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Former Libyan dictator Muammar Gaddafi is currently not the only object of intense search in Libya. Large amounts of weapons are missing from his many abandoned, well-stocked arsenals, and no one knows where they have gone. But causing Western intelligence services nightmares, though, are the thousands of unaccounted for shoulder-held surface-to-air missiles (SAMS) that, in capable terrorist hands, could bring down civilian airliners.
Peter Bouckaert of Human Rights Watch has travelled around Libya, visiting former Gaddafi armouries. He describes what he found as “shocking.” At one storage facility alone he found 100,000 anti-tank and anti-personnel mines. To make matters worse, the site was unguarded.
“Qaddafi’s weapons stocks far exceeded what we saw in Iraq after the fall of Saddam Hussein; some of the weapons such as surface-to-air missiles now floating around eastern Libya are giving security officials sleepless nights,” said Bouckaert, who adds he is now getting “anxious” phone calls from these officials.
Documents discovered at one abandoned armoury show that 482 shoulder-held SAMS made up one Russian shipment alone to Libya in 2004 and are now nowhere to be found. These SAMs are a sophisticated Russian model, the SA-24, which have a range of 11,000 feet. This model was apparently the Soviet Union’s answer to the portable American Stinger missile that brought down so many Soviet helicopters and aircraft during the 1980s Soviet invasion of Afghanistan.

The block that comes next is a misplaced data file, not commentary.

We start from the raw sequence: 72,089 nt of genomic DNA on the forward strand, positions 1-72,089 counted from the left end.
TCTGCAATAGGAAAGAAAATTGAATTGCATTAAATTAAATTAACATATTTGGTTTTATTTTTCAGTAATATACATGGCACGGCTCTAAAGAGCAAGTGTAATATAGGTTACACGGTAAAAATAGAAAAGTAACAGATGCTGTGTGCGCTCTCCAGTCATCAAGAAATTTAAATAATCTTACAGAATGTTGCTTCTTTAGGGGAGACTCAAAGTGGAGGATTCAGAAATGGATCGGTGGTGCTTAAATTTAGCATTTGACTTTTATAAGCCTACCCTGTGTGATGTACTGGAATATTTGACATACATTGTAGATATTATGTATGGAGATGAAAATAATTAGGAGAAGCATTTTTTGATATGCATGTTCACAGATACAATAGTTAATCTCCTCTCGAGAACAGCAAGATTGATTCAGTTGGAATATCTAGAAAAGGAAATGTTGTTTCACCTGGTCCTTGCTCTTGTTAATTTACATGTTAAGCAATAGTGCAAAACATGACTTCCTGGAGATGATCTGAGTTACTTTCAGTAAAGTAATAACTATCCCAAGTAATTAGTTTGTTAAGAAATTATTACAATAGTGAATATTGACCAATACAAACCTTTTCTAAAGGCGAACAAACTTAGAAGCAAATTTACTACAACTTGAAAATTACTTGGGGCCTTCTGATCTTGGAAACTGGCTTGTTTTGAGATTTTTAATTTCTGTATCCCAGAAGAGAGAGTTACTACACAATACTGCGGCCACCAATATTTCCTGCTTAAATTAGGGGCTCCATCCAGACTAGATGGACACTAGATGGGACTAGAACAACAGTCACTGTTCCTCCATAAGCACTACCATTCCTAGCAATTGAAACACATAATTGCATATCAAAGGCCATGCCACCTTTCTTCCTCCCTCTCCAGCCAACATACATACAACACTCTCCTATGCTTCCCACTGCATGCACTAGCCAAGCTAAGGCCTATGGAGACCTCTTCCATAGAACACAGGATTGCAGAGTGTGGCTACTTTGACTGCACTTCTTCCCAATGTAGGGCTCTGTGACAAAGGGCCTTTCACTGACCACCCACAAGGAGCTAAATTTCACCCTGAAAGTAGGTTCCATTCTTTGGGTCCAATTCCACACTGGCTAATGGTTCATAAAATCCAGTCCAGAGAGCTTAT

The threat that these SA-24s pose to civilian air traffic is real. In 2002, two other Russian-made SAMS, albeit a different model, were fired at an Israeli passenger plane leaving Mombasa, Kenya; but both missiles fortunately missed their target. A Lebanese-based terrorist group, called the Army of Palestine, took responsibility for that attack. There are reports that some SA-24s have already been smuggled out of Libya by Iranian agents, based in Sudan, belonging to the Revolutionary Guards’ Quds Force.
“The SA-24 is on the top wish list of Iran; the US tried to block its transfer from Russia to [Venezuelan President Hugo] Chavez because they were afraid it was going to get into Iranian hands a few years ago,” said Bouckaert.
It is estimated that Gaddafi spent more than $100 billion on arms during his 42-year rule. This accounts for why his forces seemed to have an unlimited supply of weapons and munitions despite the United Nations (UN) arms embargo placed on Libya. And it would also account for why his fighters are still able to continue resisting the rebel forces in their last strongholds of Sirte and Bani Walid. In contrast, North Atlantic Treaty Organization (NATO) warplanes were running out of bombs within weeks of NATO’s decision to intervene, a deficiency that America had to make good.
As for Libya’s future, the greatest danger is that the country is awash in guns. Gaddafi had arms issued to the general population, and even to criminals, in order to fight the insurgency. It is also going to be difficult for the country’s provisional ruling body, the National Transition Council (NTC), to disarm them and the numerous militias that fought Gaddafi’s forces, since they regard themselves as independent or semi-independent entities. The NTC has often been described as united in only one thing: deposing Gaddafi.
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